With the top frames these were fixed at the far end with two hinges so that I could lift them up for weeding or watering and I am pleased to say that the effort was well worth while as the carrots are now looking tremendous. The added benefit as well of course will be that I will not have to constantly spray my crop with chemicals as no fly will or aphid will be able to get through this fine mesh. At the end of the growing season, the panels will be removed and at this time each one will be numbered so that next season, I shall; be able to re assemble them in a few minutes. The panels will; be stored over the winter months so, in theory at least, they should last me many years.
I also have my other two raised beds for short carrots, these were my original ones and I do hope to construct the same type of cover over these as well at some future date. These two beds each have 56 stations in them and I was only able to sow these on the 6th May.
The first bed was sown with another brand new variety called Canada which will be featured in my new catalogue next season. This a Chantenay F1 hybrid cross with marvellous colour, so this variety together with Caroline will, I predict, earn a lot of red cards all over the country. The second bed was sown with Barbados which has won prizes at the highest level and although not commercially available again, I still have enough seed available for the next few years.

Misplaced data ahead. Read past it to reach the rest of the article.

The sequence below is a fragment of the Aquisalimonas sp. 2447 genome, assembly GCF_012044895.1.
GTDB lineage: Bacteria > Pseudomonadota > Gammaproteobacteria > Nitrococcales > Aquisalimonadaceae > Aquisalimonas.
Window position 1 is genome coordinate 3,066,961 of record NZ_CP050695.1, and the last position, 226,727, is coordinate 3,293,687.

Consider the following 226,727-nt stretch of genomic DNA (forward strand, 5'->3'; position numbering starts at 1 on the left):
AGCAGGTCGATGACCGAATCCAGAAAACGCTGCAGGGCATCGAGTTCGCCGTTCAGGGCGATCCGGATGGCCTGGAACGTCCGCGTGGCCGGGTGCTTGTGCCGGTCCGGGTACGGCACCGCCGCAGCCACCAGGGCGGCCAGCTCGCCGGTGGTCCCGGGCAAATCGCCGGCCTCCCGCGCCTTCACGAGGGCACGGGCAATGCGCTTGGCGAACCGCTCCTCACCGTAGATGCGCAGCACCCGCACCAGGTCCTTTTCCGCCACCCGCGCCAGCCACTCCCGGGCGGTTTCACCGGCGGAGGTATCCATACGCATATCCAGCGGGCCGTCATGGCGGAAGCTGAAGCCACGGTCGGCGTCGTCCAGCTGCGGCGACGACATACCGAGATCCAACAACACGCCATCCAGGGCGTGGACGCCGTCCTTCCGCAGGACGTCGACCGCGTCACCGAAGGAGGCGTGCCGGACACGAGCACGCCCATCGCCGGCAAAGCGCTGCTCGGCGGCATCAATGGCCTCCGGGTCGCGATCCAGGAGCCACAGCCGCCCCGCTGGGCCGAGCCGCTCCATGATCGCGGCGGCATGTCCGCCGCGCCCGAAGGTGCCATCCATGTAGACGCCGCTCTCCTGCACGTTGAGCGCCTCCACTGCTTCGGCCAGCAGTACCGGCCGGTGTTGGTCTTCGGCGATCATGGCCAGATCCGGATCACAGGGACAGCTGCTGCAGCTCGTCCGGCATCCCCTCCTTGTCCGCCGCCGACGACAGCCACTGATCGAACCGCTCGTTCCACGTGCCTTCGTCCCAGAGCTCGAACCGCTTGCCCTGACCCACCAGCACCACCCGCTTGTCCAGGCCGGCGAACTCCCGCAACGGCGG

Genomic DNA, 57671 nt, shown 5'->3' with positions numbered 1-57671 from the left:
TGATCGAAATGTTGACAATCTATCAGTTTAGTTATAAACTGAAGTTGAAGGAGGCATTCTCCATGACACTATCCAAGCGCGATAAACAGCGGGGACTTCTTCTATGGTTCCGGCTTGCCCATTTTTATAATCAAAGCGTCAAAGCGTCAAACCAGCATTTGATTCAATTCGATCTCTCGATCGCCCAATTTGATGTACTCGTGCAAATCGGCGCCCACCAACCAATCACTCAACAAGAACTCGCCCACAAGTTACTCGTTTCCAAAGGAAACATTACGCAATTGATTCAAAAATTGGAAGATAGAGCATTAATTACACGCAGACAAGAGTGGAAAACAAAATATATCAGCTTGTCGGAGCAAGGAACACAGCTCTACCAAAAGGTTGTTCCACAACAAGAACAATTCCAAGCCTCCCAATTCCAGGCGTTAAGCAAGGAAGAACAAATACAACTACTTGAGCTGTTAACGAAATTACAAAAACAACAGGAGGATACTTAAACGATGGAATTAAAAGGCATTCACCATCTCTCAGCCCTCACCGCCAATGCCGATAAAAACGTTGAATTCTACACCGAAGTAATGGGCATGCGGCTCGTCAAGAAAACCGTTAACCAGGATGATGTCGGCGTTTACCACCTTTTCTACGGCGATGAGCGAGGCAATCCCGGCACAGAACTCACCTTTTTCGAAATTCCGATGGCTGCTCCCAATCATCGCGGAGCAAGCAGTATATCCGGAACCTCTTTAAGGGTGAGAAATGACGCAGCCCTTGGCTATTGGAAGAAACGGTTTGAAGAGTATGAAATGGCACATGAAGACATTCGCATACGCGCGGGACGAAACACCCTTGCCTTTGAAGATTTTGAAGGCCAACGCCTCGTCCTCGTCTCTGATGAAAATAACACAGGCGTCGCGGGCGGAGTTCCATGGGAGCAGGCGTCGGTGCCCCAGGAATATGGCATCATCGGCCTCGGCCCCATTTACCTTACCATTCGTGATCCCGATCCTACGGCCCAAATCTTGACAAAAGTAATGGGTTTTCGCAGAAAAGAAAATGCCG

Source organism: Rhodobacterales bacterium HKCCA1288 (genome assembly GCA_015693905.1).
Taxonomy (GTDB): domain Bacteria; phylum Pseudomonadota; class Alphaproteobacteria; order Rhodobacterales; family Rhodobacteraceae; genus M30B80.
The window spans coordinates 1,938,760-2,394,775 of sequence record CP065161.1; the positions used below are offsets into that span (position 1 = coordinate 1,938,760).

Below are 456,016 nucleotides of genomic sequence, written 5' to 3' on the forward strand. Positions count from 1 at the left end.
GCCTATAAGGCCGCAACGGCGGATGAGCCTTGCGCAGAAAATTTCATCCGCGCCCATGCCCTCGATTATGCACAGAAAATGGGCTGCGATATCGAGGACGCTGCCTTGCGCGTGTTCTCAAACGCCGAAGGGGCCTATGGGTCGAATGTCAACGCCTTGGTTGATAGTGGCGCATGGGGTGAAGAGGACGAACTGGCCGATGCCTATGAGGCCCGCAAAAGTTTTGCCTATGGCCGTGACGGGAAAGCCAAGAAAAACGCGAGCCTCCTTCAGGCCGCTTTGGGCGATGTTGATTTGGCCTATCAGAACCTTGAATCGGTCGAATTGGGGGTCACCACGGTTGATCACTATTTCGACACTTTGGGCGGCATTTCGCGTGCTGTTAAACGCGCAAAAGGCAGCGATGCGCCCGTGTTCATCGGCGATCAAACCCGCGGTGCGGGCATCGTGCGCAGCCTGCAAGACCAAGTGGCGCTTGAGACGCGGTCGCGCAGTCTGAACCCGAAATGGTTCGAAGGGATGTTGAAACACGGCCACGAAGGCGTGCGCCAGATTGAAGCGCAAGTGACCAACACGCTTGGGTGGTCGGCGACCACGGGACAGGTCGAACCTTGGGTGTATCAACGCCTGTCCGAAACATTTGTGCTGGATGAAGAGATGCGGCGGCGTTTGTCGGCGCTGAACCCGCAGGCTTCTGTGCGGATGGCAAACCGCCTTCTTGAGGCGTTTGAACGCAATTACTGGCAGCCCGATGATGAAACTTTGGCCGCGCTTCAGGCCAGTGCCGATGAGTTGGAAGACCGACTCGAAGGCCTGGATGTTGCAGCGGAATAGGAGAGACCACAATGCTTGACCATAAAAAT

I am not unduly worried that both these sowings were later as the warmer weather which we enjoyed during early May germinated the seed very fast. I can also remember a few years ago winning many classes with Corrie during August time when they were sown at around this time. However I have one concern, whether or not they will have developed a distinct stump end by the end of August to satisfy the newer judging criteria.
My last sowing of stump carrots deliberately went in later, these are my own re selection of the traditional Chantenay type and these were sown on the 11th May in half drums inside my polytunnel, six stations per drum. These were used last year as well and sown a month earlier and I wasn’t able to use one of them as they had grown much too large and rough. Finally I also sowed on the 11th May four stations in four drums filled with sand of my own variety of long carrot, again deliberately sown later as the ones sown a month earlier last year were much too big to be of any use on the show bench.
This means that I now have 276 stations sown which, in theory anyway, should give me some decent carrots to select from. With stump carrots I always like to keep the top of the beds evenly moist to try and keep the carrots short. Keeping the beds dry and watering below them, as some do with long carrots, has a drawing effect on the carrots, pulling it down in search of moisture. This of course is fine with long carrots, but with the short ones it will have a tendency to make the carrot grow longer that it should do.